Panama opened the long-delayed $5.4 billion expansion of its shipping canal amid cheering crowds on Sunday, despite looming economic uncertainty in the shipping industry and a heated battle over billions in cost overruns.
At 7:50 a.m. (1250 GMT), the Chinese container ship "Cosco Shipping Panama" entered the Agua Clara lock on the Atlantic to begin the first crossing of the roughly 50-mile-long waterway and was due to emerge on the Pacific side by 5 p.m. (2200 GMT).
The expansion, which triples the size of ships that can travel the canal, allows the country to host 98 percent of the world's shipping and is aimed at wresting market share from rival Suez and U.S. land routes made cheaper by low oil prices.
By 2021, the Panama Canal Authority (ACP) is hoping the project will bring in $2.1 billion per year in added revenue, representing 2.8 percent of gross domestic product.
"As a Panamanian, I am proud," said Odalis Castillo, an 18-year-old student who attended the launch. "There will be more money to spend on social projects."
But the ACP is enmeshed in a $3.587-billion conflict over cost overruns with Spain's Sacyr and Italy's Salini Impreglio, which won the project in 2009 and finished it two years late, amid construction setbacks and strikes.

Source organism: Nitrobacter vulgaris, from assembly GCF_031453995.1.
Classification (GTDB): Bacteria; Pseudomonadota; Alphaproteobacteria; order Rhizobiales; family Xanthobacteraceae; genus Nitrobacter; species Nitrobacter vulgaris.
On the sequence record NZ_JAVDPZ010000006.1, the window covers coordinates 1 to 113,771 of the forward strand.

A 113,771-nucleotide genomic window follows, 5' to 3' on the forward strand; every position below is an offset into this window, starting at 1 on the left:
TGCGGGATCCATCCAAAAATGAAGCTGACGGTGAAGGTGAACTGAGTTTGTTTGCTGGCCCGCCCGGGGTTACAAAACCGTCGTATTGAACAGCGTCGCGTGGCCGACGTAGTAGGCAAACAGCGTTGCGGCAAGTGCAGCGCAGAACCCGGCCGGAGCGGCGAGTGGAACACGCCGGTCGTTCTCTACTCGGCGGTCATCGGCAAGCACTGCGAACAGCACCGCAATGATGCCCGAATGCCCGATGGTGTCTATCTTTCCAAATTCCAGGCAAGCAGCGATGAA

It also faces challenges like the supply of fresh water needed to move the giant locks and safe handling of the huge ships.
So far 170 ships have signed up to use the canal in the next three months. If the industry perks up, the ACP already has a $17 billion plan for a fourth set of locks to lure even bigger ships that can now only travel through the Suez Canal.
Just a dozen of the 70 heads of state invited to see the debut of the third set of locks attended the ceremony, but Panama's Foreign Ministry hailed the event a diplomatic success, with representatives from nearly all the invited countries in attendance.
Analysts said the rank of those leading the delegations was affected by the Panama Papers scandal, in which millions of documents were leaked from law firm Mossack Fonseca, revealing how some of the world's richest people use offshore companies to avoid tax and launder money.
Jill Biden, the wife of U.S. Vice President Joe Biden, led the delegation from the United States, which finished building the canal in 1914, controlled it until 1999 and is still its biggest user.